The Unique Construction Story of 3 East Chestnut Street

Recently, the Historic District Commission approved the demolition of 3 East Chestnut Street. The building is currently home to the Nantucket Health Department, which will move to the former fire station on Pleasant Street. The building, which has suffered from deferred maintenance, will make room for space that will help improve circulation around the downtown Visitor Services Office and its public restrooms. Though the building will be demolished, we wanted to highlight the unique story of its construction, and a simpler time for building on Nantucket.

3 East Chestnut Street was originally constructed in the spring of 1953 by members of the seven-man Nantucket Police Department, including Chief of Police Wendell Howes, Sergeant Frederick S. Chadwick, and Patrolmen William J. Henderson, John E. Gibbs, Elwyn Francis, Jr., Roland G. Huyser, and Richard Barrett. The new police station was first occupied on June 24, 1953.

Chief Wendell Howes standing in front of the newly completed Nantucket Police Station. Courtesy of the Nantucket Historical Association.

Prior to the move to East Chestnut Street, the police were headquartered in the Town offices on Washington Street. Chief Howes had originally requested space for the police in the visitor information bureau, but there was no room there to be had. Instead, Chief Howes sketched up designs for a new police building to be built next door. Nantucket summer resident MacMillan Clements of Clements Panel Company in Danbury, Connecticut took Chief Howes’ sketches and created blueprints. The Town appropriated $10,500 for the new station’s construction. Island contractor and deputy sheriff Paul Frye bid $9,000 on the job, and the remainder of the appropriation was spent on furniture and equipment. To keep the project under its tight budget, the police officers volunteered their time and labor in the construction. Furniture was made by inmates at MCI Concord.

To make room for the police station, and ell on an adjoining house was demolished, and a garage and a small shop were moved off the lot. The telephone company donated a pole, and when they saw the police officers volunteering, telephone company employees volunteered their labor in their off hours. Nantucket Selectmen George Burgess, Jr. and Kenneth N. Pease also volunteered to help in the construction.

Even at the time, people noted how unusual the volunteer effort was. The April 18, 1953 edition of The Inquirer and Mirror noted “nothing like this has occurred on Nantucket beyond the memory of the oldest citizen.”

Smith’s Point: Nantucket’s Far West End

Smith’s Point, the far western end of Madaket over Millie’s Bridge across Hither Creek, feels like a remnant of a former Nantucket. Although it is unclear how the Point got its name, the Wampanoag called this area Nopque, meaning landing place. In A Natural History of Nantucket, Peter Brace describes Smith’s Point “all outwash sand deposits held in place by American beach grass and some snow fencing,” and his part of the island is particularly shaped by eroding waves and winds. Historic maps show the Point used to extend all the way to Tuckernuck, and until 1869 Nantucketers could drive cattle and other livestock across Smith’s Point to Tuckernuck at low tide. In 1961, Hurricane Esther opened up a break in the point, and the resulting Esther Island remained severed from the rest of Nantucket until accreting sand re-connected it in 1986. More recently, in 2016, a winter storm took much of the beach away and turned Maine Avenue into a dead-end street.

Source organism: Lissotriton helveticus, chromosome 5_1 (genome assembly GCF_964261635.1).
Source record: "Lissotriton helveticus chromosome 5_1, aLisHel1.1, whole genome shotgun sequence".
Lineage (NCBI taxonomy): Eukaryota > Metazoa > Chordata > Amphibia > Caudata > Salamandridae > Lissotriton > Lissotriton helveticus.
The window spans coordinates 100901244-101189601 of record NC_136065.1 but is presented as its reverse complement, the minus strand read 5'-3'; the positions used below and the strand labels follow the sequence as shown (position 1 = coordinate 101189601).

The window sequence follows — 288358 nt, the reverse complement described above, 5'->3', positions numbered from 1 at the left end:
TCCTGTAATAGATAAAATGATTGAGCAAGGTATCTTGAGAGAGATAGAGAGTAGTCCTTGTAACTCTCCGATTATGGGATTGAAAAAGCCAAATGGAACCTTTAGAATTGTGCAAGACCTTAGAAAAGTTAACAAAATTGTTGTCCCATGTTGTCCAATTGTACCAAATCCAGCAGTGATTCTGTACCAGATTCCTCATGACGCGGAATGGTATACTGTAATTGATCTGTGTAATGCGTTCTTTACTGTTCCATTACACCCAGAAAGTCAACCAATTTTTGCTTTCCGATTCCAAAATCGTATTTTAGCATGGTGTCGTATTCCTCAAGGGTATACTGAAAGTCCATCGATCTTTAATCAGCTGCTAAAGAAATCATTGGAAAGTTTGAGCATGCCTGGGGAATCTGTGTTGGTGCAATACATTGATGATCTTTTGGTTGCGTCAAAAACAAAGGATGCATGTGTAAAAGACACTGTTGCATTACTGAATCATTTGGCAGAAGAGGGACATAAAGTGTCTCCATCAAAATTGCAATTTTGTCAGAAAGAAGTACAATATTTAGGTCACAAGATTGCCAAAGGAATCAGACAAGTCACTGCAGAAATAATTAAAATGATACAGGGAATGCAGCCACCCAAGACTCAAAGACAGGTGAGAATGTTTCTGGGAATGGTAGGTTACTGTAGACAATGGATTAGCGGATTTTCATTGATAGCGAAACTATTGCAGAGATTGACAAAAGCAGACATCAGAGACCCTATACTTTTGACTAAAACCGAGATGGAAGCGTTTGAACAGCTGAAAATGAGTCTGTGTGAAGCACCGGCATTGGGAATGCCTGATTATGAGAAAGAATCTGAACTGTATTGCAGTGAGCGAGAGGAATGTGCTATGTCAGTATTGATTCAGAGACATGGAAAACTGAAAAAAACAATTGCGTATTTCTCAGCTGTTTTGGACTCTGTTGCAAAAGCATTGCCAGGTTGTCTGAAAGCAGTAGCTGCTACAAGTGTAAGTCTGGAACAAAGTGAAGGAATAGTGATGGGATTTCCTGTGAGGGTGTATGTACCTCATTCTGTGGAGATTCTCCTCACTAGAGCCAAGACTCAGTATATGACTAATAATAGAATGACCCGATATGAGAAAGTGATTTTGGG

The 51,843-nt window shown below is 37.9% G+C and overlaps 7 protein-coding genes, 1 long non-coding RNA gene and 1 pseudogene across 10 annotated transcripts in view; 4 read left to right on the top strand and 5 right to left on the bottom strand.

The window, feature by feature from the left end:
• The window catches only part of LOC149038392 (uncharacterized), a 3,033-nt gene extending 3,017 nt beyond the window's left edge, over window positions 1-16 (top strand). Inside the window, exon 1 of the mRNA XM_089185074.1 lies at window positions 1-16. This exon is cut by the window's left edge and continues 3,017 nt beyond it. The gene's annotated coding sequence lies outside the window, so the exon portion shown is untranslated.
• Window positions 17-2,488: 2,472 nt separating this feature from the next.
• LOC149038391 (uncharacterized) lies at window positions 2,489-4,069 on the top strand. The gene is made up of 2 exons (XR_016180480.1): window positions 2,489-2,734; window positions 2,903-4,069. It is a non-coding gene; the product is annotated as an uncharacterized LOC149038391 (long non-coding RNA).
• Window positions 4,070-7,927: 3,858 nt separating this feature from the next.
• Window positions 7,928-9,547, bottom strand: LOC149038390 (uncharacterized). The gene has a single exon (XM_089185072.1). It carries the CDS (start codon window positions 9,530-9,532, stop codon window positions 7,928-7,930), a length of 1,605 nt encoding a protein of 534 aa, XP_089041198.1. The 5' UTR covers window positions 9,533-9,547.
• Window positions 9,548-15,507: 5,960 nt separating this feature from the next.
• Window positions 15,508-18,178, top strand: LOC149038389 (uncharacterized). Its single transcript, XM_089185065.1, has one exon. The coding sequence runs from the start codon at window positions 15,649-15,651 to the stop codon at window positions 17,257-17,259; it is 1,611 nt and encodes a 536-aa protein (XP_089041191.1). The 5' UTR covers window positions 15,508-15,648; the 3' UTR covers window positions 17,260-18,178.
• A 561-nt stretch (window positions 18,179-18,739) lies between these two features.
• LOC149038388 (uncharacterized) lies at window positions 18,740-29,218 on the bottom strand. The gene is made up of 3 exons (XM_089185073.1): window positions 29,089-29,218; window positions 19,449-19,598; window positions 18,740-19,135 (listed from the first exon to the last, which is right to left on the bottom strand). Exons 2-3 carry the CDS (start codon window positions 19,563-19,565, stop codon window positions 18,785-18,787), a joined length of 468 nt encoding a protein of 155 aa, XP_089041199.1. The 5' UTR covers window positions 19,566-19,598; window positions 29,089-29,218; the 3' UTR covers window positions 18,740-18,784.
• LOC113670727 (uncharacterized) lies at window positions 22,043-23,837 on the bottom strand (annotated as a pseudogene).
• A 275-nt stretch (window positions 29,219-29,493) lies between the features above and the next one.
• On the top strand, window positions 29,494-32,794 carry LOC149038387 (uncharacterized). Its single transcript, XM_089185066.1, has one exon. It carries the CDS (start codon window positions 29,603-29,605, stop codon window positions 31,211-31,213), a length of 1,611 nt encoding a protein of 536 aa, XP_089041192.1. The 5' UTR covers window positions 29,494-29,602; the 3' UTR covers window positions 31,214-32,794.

Map of Nantucket including Tuckernuck, detail. 1838. Curtesy of the Nantucket Historical Association.

The Point has long been known for its excellent fishing, but few dwellings were constructed here, outside of a handful of fishing shacks and modest homes along Hither Creek. In the 1910s, Otis Emerson Dunham, owner of several hundred acres in Madaket, contracted with the Massachusetts Coastal Company to develop a subdivision he called “Maddequet Terrace,” including much of Smith’s Point. Though there was an early frenzy of buying, little development followed, and by 1920, many of the parcels were forfeited to the Town of Nantucket for delinquent tax benefits. For others, however, the ease of travel brought on by the introduction of the automobile to Nantucket inspired the building of simple cottages near the beaches of Smith’s Point.

One of the oldest buildings on Smith’s Point is the Eel Skin Inn at 9 Maine Avenue. It was originally constructed next to the Hither Creek Boat Yard circa 1910. It served as a shack for eel fisherman and others to skin their catch after a day’s fishing. It was also, apocryphally, a rumrunner’s shack during Prohibition. It was moved to its present site on Maine Ave in 1975 by Tom Lazor, also known as Colonel Bat Guano. A small addition was put on following the Inn’s move across Hither Creek, but the structure’s historic character is defined by its low roof profile and varied fenestration.

The Crooked House, c. 1950. Curtesy of the Nantucket Historical Association

Another one of Smith’s Point’s oldest homes is the iconic Crooked House, noted in Building with Nantucket in Mind as “a delightful example of additive massing.” It was built along Massachusetts Avenue before 1938. It was owned by Henry Coffin, who together with his wife Anna owned many parcels in Smith’s Point. It’s most notable summer resident, however, was Fred Rogers. After first renting the cottage in the summer of 1960, he and his wife Joanne received the house as a Christmas present from his parents, James and Nancy Rogers, and spent decades visiting each summer.

Just up the street from Crooked House is 23 Massachusetts Ave, a quintessential Madaket fishing cottage. The property was also once owned by Henry and Anna Coffin, who sold it to Mary B. Gardner in 1935. The cottage was built shortly thereafter and still retains its simplicity and charm.

Houses at the end of Massachusetts Avenue, 2020.